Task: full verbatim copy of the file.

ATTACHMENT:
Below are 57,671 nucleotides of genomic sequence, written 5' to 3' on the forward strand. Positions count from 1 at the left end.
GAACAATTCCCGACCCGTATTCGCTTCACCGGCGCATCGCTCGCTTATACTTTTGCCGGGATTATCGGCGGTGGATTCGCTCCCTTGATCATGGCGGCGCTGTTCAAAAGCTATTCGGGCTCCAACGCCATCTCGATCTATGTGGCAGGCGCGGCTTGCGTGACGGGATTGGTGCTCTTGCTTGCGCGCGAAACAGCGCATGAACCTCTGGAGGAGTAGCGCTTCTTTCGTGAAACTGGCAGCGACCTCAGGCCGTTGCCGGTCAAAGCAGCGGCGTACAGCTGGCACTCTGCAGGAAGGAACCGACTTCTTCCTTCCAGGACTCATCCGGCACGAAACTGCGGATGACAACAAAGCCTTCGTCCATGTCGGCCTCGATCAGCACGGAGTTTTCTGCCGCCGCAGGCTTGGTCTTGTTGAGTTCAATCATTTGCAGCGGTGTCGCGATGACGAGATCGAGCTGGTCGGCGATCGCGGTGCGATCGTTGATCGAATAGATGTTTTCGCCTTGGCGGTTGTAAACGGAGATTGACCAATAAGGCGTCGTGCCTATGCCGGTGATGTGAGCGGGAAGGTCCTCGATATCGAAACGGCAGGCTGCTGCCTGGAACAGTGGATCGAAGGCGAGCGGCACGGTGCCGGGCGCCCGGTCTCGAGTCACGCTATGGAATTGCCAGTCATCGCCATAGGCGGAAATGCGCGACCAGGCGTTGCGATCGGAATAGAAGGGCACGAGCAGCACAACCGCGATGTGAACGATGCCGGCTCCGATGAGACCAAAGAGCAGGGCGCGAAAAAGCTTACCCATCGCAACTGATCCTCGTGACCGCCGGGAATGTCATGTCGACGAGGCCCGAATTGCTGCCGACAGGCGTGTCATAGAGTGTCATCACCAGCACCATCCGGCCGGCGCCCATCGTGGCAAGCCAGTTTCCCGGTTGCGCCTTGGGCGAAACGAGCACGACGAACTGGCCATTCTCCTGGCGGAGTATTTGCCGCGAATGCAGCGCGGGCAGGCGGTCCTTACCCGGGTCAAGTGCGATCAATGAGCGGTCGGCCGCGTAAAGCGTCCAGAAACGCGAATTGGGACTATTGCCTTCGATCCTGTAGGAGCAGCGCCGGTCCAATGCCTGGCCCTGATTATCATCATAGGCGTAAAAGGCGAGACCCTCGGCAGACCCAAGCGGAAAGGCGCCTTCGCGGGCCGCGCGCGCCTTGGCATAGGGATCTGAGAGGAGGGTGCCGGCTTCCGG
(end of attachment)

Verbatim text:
Below are 57,671 nucleotides of genomic sequence, written 5' to 3' on the forward strand. Positions count from 1 at the left end.
GAACAATTCCCGACCCGTATTCGCTTCACCGGCGCATCGCTCGCTTATACTTTTGCCGGGATTATCGGCGGTGGATTCGCTCCCTTGATCATGGCGGCGCTGTTCAAAAGCTATTCGGGCTCCAACGCCATCTCGATCTATGTGGCAGGCGCGGCTTGCGTGACGGGATTGGTGCTCTTGCTTGCGCGCGAAACAGCGCATGAACCTCTGGAGGAGTAGCGCTTCTTTCGTGAAACTGGCAGCGACCTCAGGCCGTTGCCGGTCAAAGCAGCGGCGTACAGCTGGCACTCTGCAGGAAGGAACCGACTTCTTCCTTCCAGGACTCATCCGGCACGAAACTGCGGATGACAACAAAGCCTTCGTCCATGTCGGCCTCGATCAGCACGGAGTTTTCTGCCGCCGCAGGCTTGGTCTTGTTGAGTTCAATCATTTGCAGCGGTGTCGCGATGACGAGATCGAGCTGGTCGGCGATCGCGGTGCGATCGTTGATCGAATAGATGTTTTCGCCTTGGCGGTTGTAAACGGAGATTGACCAATAAGGCGTCGTGCCTATGCCGGTGATGTGAGCGGGAAGGTCCTCGATATCGAAACGGCAGGCTGCTGCCTGGAACAGTGGATCGAAGGCGAGCGGCACGGTGCCGGGCGCCCGGTCTCGAGTCACGCTATGGAATTGCCAGTCATCGCCATAGGCGGAAATGCGCGACCAGGCGTTGCGATCGGAATAGAAGGGCACGAGCAGCACAACCGCGATGTGAACGATGCCGGCTCCGATGAGACCAAAGAGCAGGGCGCGAAAAAGCTTACCCATCGCAACTGATCCTCGTGACCGCCGGGAATGTCATGTCGACGAGGCCCGAATTGCTGCCGACAGGCGTGTCATAGAGTGTCATCACCAGCACCATCCGGCCGGCGCCCATCGTGGCAAGCCAGTTTCCCGGTTGCGCCTTGGGCGAAACGAGCACGACGAACTGGCCATTCTCCTGGCGGAGTATTTGCCGCGAATGCAGCGCGGGCAGGCGGTCCTTACCCGGGTCAAGTGCGATCAATGAGCGGTCGGCCGCGTAAAGCGTCCAGAAACGCGAATTGGGACTATTGCCTTCGATCCTGTAGGAGCAGCGCCGGTCCAATGCCTGGCCCTGATTATCATCATAGGCGTAAAAGGCGAGACCCTCGGCAGACCCAAGCGGAAAGGCGCCTTCGCGGGCCGCGCGCGCCTTGGCATAGGGATCTGAGAGGAGGGTGCCGGCTTCCGG